Importing Retail Items to Oil Companies Is Not Local Content – ExxonMobil Representative – Kaieteur News

Importing retail items to oil companies is not Local Content – ExxonMobil Representative.

Kaieteur News – The Local Business Development Center (CLBD), sponsored by ExxonMobil, is currently embracing the view that what constitutes local content needs to be paid much more focus, as just importing an item for retail importing is for a small markup profit. not count as true local content.
The post was voiced at the weekend by CLBD Director, Dr. Natasha Gaskin-Peters, then guest panelist on OilNow’s Local Content webinar, moderated by Chris Chapwanya.

Natasha Gaskin-Peters, CLBD Director.

According to the director of CLBD, “when we are thinking of true local content we must also focus on the economic definition; so we have to think about leaks in our economy. ”
He explained that when the oil companies spend to procure goods from a local company “if they import them, that doesn’t really include local.”
The director of CLBD explained that when this gets it, it would mean that most of the money is still going to be released overseas as the companies supplying the oil companies would have to pay for their items. outside the country.
Dr. Gaskin-Peters also had the occasion to state, “if I’m a local company and don’t invest in the country then it becomes a leak.”
According to the Director of CLBD, “we want to make sure that spending doesn’t focus on pass-through items; not just wholesale and retail and not just profit marking. ”
She was adamant that “if we think about spending (on local content), we have to think about emissions too.”
The director’s comments on mourning heels come from one local company that had applied for the supply of personal protective equipment, namely safety helmets, vests and gloves but was turned down due to inexperience.
That importer had teamed up with an international partner to supply SBM Offshore – one of ExxonMobil’s main contractors – to supply the security gears but was turned down.
In mourning for the situation, the medium-sized manufacturer said it was quite shocking that after partnering with WW Grainger, Inc., an American industrial Fortune 500 supplier founded in 1927, he thought he would have been able to pre-qualify.
The local company said it was flabbergasted to learn it could not tender for the contract because it had no experience.
“How do you expect the little guy to benefit from the sector when he can be excluded for not having experience in a sector that is new to the country? How do you expect the little guy to get experience in the first place? We are told to prepare ourselves for partnerships and invest our money but when we do, we close out due to inexperience. This needs to be addressed, ”the local company expressed.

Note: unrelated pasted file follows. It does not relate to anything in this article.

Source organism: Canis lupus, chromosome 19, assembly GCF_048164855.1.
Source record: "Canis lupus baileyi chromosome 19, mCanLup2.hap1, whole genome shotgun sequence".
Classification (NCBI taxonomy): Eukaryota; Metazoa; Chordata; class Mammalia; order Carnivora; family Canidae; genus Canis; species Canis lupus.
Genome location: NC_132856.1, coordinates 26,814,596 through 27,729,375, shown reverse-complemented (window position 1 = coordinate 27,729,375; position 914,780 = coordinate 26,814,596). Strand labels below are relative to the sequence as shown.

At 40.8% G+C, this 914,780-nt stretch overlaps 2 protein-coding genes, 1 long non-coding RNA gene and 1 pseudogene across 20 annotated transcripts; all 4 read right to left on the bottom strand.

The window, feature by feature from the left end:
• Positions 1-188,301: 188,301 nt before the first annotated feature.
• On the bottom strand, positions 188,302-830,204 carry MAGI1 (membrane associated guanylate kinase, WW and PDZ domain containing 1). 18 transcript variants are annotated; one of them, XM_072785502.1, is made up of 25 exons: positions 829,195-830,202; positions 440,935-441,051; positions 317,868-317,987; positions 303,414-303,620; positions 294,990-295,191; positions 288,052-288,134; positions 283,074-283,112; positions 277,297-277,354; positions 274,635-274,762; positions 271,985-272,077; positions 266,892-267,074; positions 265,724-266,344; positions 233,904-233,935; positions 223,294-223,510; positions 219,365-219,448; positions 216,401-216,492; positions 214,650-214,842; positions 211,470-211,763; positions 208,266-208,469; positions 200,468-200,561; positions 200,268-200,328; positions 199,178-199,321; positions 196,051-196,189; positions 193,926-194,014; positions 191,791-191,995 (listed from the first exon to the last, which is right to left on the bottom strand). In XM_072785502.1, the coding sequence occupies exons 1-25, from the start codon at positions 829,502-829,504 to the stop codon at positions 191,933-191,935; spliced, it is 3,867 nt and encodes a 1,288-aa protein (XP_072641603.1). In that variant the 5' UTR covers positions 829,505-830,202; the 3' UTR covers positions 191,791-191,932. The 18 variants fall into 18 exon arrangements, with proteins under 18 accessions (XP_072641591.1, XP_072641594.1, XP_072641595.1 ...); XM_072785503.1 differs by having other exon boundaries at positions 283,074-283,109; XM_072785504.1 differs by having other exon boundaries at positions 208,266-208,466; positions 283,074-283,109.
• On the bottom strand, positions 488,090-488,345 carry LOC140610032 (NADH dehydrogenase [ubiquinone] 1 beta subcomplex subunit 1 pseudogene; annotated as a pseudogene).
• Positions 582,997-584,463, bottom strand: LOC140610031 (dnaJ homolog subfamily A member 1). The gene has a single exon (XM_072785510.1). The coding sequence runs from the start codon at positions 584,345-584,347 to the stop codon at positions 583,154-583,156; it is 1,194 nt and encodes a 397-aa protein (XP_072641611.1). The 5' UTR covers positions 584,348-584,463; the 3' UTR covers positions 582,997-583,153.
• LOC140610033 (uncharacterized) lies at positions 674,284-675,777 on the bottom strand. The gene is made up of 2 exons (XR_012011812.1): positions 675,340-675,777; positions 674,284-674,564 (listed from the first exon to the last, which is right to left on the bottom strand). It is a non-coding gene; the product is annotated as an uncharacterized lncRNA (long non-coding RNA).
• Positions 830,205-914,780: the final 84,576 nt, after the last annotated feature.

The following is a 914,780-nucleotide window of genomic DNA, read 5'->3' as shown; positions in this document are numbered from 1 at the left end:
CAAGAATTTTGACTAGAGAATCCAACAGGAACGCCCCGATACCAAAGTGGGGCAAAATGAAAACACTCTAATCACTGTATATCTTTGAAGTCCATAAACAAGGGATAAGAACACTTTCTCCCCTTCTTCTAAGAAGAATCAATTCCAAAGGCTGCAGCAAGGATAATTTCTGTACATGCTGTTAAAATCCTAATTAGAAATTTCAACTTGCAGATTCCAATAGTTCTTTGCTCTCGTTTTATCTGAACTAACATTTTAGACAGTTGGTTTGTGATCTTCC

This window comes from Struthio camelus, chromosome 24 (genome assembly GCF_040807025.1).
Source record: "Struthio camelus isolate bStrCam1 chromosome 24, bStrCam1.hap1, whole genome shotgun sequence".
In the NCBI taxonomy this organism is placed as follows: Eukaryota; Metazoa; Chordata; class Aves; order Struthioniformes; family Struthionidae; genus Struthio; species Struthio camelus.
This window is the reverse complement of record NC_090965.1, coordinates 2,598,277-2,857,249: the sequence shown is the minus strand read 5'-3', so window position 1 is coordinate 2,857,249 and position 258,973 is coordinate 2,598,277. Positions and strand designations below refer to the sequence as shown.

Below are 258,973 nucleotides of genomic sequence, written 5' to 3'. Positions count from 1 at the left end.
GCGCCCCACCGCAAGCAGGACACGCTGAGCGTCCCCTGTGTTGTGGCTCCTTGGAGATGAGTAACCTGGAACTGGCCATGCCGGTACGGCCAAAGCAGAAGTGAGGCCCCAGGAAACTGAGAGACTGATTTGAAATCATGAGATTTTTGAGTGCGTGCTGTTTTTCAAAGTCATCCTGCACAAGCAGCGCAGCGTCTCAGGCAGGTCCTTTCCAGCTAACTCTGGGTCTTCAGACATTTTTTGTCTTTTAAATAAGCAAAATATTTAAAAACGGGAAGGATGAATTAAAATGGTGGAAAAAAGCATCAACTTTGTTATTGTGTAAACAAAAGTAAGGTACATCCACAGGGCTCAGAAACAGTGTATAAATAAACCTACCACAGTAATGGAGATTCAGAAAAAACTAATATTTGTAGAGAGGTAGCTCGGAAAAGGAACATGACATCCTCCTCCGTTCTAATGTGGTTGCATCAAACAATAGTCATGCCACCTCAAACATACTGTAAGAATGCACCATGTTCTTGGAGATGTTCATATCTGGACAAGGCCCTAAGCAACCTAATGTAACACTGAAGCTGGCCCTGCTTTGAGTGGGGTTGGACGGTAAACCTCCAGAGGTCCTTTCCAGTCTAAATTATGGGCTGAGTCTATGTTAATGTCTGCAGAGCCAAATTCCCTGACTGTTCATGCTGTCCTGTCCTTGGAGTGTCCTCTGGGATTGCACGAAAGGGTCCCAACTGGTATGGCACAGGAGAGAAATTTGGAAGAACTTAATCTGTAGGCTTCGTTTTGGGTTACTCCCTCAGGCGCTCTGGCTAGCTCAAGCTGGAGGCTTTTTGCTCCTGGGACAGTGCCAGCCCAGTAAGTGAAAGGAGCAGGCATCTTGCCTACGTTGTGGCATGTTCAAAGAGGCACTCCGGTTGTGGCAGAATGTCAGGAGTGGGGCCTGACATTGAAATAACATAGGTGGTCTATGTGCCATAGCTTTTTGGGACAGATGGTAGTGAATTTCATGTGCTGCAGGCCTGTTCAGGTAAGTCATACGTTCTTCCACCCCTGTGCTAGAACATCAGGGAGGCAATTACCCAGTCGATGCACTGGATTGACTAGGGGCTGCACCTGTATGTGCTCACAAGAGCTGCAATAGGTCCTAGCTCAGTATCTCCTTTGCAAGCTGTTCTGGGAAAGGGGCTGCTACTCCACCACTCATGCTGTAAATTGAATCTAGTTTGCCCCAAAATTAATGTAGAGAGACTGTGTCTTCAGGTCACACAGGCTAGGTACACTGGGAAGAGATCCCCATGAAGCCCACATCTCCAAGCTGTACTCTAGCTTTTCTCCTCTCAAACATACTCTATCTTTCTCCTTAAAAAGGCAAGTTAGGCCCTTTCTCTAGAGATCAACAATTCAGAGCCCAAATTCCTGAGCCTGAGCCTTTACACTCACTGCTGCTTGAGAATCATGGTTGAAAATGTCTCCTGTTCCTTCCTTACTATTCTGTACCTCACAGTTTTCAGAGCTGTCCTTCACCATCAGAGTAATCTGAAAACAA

Senior Vice President of the Georgetown Chamber of Commerce and Industry (GCCI), Timothy Tucker, who also appeared as a guest panelist on the local content debate, while offering a different view on the issue, argued that the practice of importing items for retail sale could to consider the oil companies a local content.
He pointed out that while items are imported, the country still benefits generally from paying taxes and for workers who earn a living.
GCCI’s senior vice president reiterated the need for Guyanese to have the first choice and not be treated as window dressing.
Almost a year ago, the international Energy Solicitor, Mr J. Jay Park, had conducted a review of the provisions in the Guyana-ExxonMobil Production Sharing Agreement (PSA) for the Stabroek Block and found that the clauses, which should ensure that Guyanese being allowed the first choice for jobs and contracts in the oil sector left much to be desired.
The terms were found to be so poor that it gave the said provisions a “Grade F”.
The renowned energy expert, who has practiced energy law for over 30 years, with a particular focus on creating the best possible petroleum regimes for States, explained that the reason for such a degree was based on the fact that the provisions would disadvantage Guyanese, as they give Exxon, and its contractors, enough room to make excuses for not giving first priority to local business contracts.